Post-colonial Africa has seemingly been in an intractable state of conflict and war for a considerable period of time. This volume explores the process by which these wars were ended, discusses the lessons learnt, and examines the sustainability of recently reconciled conflicts to see how far peace solutions are permanent in this region. Ending Africa's Wars is an important and timely book for all those interested in conflict, democracy, international organizations, civil society, refugees, gender and the economic reconstruction of Africa.
Oliver Furley is a Visiting Professor at the African Studies Centre, Coventry University, UK. He specialises in East African affairs and democratisation. Roy May is Professor Emeritus of African Politics and Director of the African Studies Centre at Coventry University. He is currently researching political change in Sierra Leone and in Chad and democracy in Cape Verde.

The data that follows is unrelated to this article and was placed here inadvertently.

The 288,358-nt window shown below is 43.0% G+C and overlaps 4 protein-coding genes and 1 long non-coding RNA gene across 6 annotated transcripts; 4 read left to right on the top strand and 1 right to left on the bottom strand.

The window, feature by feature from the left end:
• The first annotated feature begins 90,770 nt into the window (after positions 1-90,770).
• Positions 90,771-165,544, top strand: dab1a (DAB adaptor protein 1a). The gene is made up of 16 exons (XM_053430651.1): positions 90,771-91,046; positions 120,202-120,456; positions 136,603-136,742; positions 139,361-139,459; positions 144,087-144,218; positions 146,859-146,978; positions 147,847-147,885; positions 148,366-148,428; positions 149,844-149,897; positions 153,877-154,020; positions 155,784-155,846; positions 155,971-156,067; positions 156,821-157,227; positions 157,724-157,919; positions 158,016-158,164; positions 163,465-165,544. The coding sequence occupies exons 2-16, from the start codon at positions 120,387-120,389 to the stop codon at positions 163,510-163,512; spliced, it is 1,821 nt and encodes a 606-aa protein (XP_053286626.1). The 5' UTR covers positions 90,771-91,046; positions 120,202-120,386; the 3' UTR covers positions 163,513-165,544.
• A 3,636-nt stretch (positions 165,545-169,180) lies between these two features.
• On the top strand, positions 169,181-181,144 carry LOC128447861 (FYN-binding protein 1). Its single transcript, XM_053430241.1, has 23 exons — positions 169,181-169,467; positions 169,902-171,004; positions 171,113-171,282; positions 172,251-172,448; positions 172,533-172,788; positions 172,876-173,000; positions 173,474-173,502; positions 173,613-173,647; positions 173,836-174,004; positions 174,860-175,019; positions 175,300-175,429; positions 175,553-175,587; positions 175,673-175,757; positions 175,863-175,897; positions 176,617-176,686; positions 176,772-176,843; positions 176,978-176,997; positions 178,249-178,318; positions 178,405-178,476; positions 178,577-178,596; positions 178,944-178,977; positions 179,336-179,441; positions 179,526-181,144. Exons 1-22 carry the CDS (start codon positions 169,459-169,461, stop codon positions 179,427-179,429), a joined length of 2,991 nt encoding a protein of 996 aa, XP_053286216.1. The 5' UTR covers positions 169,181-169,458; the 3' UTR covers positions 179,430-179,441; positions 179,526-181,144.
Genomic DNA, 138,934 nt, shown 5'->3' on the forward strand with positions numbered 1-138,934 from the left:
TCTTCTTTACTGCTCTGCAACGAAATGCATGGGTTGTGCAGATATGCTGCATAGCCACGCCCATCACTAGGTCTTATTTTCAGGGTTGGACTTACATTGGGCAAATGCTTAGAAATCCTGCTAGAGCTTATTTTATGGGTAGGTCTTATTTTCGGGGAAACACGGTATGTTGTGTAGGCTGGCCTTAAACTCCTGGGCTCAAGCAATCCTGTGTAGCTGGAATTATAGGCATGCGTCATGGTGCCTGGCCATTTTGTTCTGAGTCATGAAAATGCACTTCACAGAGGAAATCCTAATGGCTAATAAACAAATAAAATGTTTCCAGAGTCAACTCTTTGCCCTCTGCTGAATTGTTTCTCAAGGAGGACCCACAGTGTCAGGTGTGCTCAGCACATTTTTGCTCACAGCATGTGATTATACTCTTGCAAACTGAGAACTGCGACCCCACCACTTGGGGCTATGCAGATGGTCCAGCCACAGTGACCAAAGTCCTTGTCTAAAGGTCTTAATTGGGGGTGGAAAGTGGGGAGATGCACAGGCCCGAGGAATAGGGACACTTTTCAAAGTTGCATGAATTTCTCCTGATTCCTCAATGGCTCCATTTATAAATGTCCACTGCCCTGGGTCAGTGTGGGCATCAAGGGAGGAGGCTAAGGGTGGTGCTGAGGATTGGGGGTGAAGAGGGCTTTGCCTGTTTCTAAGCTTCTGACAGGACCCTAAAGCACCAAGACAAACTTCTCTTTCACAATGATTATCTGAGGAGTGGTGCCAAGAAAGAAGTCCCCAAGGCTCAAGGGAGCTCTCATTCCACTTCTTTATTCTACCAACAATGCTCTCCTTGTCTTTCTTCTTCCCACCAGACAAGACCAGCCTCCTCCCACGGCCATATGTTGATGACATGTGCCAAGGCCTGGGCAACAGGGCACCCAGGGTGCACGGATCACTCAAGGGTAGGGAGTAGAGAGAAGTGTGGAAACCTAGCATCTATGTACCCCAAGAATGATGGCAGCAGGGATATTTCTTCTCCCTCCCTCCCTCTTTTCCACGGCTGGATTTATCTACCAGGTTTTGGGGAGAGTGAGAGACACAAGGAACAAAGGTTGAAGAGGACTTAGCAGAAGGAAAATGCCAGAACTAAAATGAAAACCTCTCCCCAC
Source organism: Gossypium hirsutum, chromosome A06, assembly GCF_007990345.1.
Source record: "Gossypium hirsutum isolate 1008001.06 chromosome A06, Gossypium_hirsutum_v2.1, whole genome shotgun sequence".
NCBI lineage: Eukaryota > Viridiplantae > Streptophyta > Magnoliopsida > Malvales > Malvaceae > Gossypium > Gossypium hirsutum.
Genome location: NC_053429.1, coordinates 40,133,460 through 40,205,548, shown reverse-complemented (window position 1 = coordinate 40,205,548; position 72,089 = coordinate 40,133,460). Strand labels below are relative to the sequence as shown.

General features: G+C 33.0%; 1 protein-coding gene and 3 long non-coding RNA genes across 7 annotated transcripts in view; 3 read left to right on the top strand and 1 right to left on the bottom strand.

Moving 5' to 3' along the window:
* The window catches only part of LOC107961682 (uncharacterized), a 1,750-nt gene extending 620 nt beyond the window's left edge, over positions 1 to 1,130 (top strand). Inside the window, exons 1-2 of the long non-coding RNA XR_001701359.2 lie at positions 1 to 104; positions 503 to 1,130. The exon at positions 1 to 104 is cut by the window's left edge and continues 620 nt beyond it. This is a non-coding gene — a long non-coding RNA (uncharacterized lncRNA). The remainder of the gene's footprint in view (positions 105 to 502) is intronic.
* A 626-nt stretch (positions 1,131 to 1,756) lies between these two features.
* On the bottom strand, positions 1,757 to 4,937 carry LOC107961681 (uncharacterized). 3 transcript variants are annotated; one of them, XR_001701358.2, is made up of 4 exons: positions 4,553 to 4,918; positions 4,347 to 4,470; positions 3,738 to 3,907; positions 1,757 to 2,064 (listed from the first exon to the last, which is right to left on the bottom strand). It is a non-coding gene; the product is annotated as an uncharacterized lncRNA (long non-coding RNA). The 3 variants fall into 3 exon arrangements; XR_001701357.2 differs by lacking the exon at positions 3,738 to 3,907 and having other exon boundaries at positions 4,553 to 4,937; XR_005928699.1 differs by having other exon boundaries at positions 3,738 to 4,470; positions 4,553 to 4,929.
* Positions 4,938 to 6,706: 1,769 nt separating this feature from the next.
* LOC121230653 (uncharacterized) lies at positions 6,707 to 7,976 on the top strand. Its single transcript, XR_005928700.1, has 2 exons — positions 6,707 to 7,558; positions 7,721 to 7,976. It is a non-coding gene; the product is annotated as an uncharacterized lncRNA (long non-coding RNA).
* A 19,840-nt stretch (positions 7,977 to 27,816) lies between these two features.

'This is a timely book. Nicely balanced in its coverage, with a judicious selection of case studies preceded by an informative set of thematic chapters, it draws together empirical information and theoretical perspectives in an accessible and informative way. Focusing on issues of major policy significance with ramifications far beyond their local and regional origins, this volume provides stimulating and valuable insights into the continuing problems of transition from war to peace in Africa, making it highly relevant to a wide readership within academia and beyond.' Roger Charlton, Glasgow Caledonian University, UK and Editor, Commonwealth and Comparative Politics 'Reading this book, one realises how much we still have to learn about how and why different African wars, including, say, the low-intensity civil war in KwaZulu-Natal of the 1980s and early 1990s, have come to an end.' New Agenda 'It is a coherent volume, providing discussion of central general issues as well as drawing lessons from peace processes in diverse African countries.' Journal of Peace Research 'This edited volume builds on Furley and May's earlier collections with Ashgate, Peacekeeping in Africa (1998) and African Interventionist States (2001)...A strength of the book is that the case studies are all placed in their appropriate historical and geographical contexts, examining the roots of conflict and international (regional and Western) involvement of all kinds...this is a commendable collection...which presents a rich seam of ideas on an important topic.' African Affairs